Evan Williams: Awesome. Thank you both for sharing a little bit about your roles and how you got here today. Lucy, I know direct patient care is something that is still very important to you in your current role. But kind of walk us through that process of what went through your mind as you are considering giving up that full time patient care role. And how did that help you know when it was the right time for that change?

Lucy Stan: Yeah. That’s a really good question. And honestly I didn't know that it was the right time. The time that I transitioned to that role, the University of Kansas has a really long legacy of leadership. And so I'm tremendously lucky to be surrounded by individuals that have my best interest in mind but also know and understand what my strengths were even before I could recognize what my strengths were. And so at the time it was my direct supervisor that encouraged me to join certain committees and she needed help in something. So I was the first person she thought of and I excelled in those areas and the more I did it, I realized that I truly love bedside care. But we don't always get these opportunities to impact patient care in a more global and experience in that. And when the time arose and there was a position available, I applied and it's kind of been a position I've held for the past five years now.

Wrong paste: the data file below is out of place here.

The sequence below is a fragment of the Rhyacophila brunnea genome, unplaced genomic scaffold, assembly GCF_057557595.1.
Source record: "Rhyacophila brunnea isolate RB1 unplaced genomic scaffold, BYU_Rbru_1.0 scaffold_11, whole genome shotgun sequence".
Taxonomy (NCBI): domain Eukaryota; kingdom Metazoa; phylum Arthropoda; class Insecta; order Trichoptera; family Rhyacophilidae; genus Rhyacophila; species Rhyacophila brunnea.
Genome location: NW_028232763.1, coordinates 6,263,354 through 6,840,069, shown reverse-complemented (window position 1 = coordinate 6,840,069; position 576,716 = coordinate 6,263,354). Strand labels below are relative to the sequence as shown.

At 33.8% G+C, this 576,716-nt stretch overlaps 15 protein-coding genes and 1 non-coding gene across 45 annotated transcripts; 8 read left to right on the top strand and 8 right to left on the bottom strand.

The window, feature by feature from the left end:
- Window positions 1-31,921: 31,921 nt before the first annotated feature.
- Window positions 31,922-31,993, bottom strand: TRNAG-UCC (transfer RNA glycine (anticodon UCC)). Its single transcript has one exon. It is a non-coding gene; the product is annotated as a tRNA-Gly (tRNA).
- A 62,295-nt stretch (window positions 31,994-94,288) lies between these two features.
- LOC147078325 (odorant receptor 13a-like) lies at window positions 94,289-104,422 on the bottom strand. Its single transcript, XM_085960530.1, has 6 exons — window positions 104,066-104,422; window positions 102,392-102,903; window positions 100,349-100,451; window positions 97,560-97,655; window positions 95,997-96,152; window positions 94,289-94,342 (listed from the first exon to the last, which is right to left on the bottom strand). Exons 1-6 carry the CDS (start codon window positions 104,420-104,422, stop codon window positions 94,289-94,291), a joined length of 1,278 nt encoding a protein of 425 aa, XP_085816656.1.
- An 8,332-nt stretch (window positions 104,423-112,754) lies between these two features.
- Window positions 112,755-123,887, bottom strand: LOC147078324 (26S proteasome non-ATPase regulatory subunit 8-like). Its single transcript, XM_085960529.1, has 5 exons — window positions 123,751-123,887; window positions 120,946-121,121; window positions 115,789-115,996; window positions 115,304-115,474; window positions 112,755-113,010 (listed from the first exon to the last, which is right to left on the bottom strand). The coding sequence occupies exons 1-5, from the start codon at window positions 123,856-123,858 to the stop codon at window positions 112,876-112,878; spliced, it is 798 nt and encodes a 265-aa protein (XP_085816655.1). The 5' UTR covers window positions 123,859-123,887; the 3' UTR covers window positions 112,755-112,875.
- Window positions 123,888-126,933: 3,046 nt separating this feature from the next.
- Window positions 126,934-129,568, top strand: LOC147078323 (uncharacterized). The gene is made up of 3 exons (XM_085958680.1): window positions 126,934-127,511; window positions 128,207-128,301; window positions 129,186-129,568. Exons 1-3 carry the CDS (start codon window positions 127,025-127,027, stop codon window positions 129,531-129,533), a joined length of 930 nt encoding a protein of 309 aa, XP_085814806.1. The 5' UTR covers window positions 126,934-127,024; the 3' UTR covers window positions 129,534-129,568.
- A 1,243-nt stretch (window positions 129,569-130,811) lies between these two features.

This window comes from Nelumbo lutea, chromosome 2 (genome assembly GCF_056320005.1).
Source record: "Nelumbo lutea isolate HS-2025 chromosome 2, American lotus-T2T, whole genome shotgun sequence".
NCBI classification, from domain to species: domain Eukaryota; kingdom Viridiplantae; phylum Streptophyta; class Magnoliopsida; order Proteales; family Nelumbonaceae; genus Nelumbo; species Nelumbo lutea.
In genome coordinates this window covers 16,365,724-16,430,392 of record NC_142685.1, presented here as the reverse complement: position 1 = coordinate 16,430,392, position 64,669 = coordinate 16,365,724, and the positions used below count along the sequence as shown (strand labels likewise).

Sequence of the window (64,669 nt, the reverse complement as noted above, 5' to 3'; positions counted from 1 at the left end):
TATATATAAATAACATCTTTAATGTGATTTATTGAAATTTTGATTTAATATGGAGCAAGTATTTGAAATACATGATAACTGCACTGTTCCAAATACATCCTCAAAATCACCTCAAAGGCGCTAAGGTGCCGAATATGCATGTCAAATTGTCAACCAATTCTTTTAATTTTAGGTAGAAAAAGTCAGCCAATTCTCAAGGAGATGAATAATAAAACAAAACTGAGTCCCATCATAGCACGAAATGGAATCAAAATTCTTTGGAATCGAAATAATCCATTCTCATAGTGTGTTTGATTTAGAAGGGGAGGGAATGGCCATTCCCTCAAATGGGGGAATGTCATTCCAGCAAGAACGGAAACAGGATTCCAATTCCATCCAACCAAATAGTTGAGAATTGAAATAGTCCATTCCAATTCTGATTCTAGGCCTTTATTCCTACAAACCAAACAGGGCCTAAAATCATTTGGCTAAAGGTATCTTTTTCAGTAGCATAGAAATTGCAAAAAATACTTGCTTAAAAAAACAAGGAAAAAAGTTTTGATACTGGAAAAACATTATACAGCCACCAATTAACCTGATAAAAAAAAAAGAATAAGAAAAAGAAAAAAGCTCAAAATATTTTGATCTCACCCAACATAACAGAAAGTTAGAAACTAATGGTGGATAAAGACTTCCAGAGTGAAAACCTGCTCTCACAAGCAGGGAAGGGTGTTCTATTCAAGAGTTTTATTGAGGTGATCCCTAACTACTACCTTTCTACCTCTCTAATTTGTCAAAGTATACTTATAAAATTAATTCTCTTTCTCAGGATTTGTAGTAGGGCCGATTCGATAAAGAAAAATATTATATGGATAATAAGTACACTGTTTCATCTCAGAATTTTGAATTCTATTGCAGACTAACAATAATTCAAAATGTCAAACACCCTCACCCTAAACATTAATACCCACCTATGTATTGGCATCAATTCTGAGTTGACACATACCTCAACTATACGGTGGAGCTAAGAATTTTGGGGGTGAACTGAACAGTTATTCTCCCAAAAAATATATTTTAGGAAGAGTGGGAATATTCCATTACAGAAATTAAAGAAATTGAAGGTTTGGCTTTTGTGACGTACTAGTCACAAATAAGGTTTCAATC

Evan Williams: Bill, in your current role, I'm assuming you've promoted some frontline staff into leadership roles. What kind of qualities do you look for when kind of evaluating a frontline staff member? And is there anything you can do to almost groom them prior to the formal transition?

Bill Kernan: Yeah, well, I think that there's there are a lot of key leadership competencies. I kind of boil it down to really two main things. The first is really the ability to just simply take ownership and really the growth, the improvement, the access, the success of the department. Does the person take initiative are they driven to get things done and to participate maybe where others are not? So it's sort of that I'm going to take ownership and get this thing done for the good of the department and for the good of our practice and profession.